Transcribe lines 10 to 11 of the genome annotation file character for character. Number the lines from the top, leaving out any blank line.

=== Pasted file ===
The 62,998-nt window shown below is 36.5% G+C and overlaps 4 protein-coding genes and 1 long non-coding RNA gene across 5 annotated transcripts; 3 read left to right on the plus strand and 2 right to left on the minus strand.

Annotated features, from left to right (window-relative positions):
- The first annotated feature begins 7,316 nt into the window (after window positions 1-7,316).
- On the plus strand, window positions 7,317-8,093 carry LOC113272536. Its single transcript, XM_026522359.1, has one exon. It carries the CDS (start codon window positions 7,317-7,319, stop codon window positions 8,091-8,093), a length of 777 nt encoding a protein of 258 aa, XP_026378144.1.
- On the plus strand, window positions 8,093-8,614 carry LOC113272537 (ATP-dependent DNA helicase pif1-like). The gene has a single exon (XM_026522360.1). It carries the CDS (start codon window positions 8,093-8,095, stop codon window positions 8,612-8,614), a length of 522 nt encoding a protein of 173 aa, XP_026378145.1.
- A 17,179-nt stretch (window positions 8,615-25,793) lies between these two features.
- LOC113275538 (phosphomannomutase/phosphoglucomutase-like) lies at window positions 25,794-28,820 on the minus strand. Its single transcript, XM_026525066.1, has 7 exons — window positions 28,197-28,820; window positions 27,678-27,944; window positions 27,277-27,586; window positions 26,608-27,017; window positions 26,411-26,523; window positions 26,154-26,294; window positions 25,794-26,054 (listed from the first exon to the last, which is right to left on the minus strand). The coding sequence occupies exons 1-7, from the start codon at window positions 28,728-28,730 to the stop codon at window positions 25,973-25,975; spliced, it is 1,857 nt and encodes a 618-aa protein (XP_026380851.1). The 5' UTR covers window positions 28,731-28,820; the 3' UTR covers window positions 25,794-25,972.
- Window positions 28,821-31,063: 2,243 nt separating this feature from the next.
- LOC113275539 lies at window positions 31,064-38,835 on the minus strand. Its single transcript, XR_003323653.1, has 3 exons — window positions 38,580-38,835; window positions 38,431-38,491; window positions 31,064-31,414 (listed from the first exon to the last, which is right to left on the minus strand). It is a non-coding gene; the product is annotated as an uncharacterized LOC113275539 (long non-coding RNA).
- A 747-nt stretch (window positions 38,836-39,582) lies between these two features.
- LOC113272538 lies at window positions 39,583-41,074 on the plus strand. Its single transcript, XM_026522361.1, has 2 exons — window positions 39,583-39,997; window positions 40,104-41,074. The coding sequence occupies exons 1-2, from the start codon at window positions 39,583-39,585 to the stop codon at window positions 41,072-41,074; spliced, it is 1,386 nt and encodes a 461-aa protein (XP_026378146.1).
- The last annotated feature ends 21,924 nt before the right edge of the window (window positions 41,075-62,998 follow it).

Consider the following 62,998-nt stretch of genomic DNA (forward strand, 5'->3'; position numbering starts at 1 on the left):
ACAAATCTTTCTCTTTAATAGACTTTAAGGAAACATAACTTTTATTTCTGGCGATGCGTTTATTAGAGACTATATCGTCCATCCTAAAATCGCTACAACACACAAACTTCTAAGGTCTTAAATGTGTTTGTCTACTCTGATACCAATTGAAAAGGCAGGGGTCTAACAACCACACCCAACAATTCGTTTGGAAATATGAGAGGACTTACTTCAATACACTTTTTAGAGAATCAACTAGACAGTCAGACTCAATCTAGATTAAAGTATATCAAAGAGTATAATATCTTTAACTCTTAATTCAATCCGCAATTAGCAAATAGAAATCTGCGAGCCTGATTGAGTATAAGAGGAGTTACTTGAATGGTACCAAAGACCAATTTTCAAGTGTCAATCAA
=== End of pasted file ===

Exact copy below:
- A 747-nt stretch (window positions 38,836-39,582) lies between these two features.
- LOC113272538 lies at window positions 39,583-41,074 on the plus strand. Its single transcript, XM_026522361.1, has 2 exons — window positions 39,583-39,997; window positions 40,104-41,074. The coding sequence occupies exons 1-2, from the start codon at window positions 39,583-39,585 to the stop codon at window positions 41,072-41,074; spliced, it is 1,386 nt and encodes a 461-aa protein (XP_026378146.1).